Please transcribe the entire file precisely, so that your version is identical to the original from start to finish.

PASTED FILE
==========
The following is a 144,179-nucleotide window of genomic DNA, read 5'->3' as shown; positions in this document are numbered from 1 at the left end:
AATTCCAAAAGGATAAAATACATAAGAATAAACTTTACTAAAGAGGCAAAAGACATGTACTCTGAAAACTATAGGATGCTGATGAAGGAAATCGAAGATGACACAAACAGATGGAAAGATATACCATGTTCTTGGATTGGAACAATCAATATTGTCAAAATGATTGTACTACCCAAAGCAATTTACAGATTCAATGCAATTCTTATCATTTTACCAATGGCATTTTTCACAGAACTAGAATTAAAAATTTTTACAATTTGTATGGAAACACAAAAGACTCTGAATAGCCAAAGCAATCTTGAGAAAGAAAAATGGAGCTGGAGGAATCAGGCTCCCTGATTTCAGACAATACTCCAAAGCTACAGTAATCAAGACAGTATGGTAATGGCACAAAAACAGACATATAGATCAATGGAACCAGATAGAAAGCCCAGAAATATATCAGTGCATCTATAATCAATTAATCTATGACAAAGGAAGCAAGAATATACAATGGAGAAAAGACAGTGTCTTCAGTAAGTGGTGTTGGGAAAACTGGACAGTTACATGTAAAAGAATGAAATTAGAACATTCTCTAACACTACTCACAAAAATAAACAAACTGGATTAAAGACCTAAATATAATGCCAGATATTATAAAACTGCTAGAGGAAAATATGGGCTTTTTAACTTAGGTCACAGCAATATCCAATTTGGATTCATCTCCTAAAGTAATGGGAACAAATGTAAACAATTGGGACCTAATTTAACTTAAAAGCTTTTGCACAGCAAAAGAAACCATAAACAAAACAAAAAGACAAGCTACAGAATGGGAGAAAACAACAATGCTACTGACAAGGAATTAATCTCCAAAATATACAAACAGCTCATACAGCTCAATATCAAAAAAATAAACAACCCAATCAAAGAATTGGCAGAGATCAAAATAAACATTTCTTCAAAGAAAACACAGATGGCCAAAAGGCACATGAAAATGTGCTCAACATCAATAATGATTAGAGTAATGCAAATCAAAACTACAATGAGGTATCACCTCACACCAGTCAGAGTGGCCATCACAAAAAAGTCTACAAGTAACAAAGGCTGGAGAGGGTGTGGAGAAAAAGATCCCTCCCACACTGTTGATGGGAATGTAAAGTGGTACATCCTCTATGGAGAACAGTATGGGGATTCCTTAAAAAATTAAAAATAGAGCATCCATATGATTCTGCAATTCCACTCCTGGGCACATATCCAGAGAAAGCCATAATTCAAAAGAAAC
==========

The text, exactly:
The following is a 144,179-nucleotide window of genomic DNA, read 5'->3' as shown; positions in this document are numbered from 1 at the left end:
AATTCCAAAAGGATAAAATACATAAGAATAAACTTTACTAAAGAGGCAAAAGACATGTACTCTGAAAACTATAGGATGCTGATGAAGGAAATCGAAGATGACACAAACAGATGGAAAGATATACCATGTTCTTGGATTGGAACAATCAATATTGTCAAAATGATTGTACTACCCAAAGCAATTTACAGATTCAATGCAATTCTTATCATTTTACCAATGGCATTTTTCACAGAACTAGAATTAAAAATTTTTACAATTTGTATGGAAACACAAAAGACTCTGAATAGCCAAAGCAATCTTGAGAAAGAAAAATGGAGCTGGAGGAATCAGGCTCCCTGATTTCAGACAATACTCCAAAGCTACAGTAATCAAGACAGTATGGTAATGGCACAAAAACAGACATATAGATCAATGGAACCAGATAGAAAGCCCAGAAATATATCAGTGCATCTATAATCAATTAATCTATGACAAAGGAAGCAAGAATATACAATGGAGAAAAGACAGTGTCTTCAGTAAGTGGTGTTGGGAAAACTGGACAGTTACATGTAAAAGAATGAAATTAGAACATTCTCTAACACTACTCACAAAAATAAACAAACTGGATTAAAGACCTAAATATAATGCCAGATATTATAAAACTGCTAGAGGAAAATATGGGCTTTTTAACTTAGGTCACAGCAATATCCAATTTGGATTCATCTCCTAAAGTAATGGGAACAAATGTAAACAATTGGGACCTAATTTAACTTAAAAGCTTTTGCACAGCAAAAGAAACCATAAACAAAACAAAAAGACAAGCTACAGAATGGGAGAAAACAACAATGCTACTGACAAGGAATTAATCTCCAAAATATACAAACAGCTCATACAGCTCAATATCAAAAAAATAAACAACCCAATCAAAGAATTGGCAGAGATCAAAATAAACATTTCTTCAAAGAAAACACAGATGGCCAAAAGGCACATGAAAATGTGCTCAACATCAATAATGATTAGAGTAATGCAAATCAAAACTACAATGAGGTATCACCTCACACCAGTCAGAGTGGCCATCACAAAAAAGTCTACAAGTAACAAAGGCTGGAGAGGGTGTGGAGAAAAAGATCCCTCCCACACTGTTGATGGGAATGTAAAGTGGTACATCCTCTATGGAGAACAGTATGGGGATTCCTTAAAAAATTAAAAATAGAGCATCCATATGATTCTGCAATTCCACTCCTGGGCACATATCCAGAGAAAGCCATAATTCAAAAGAAAC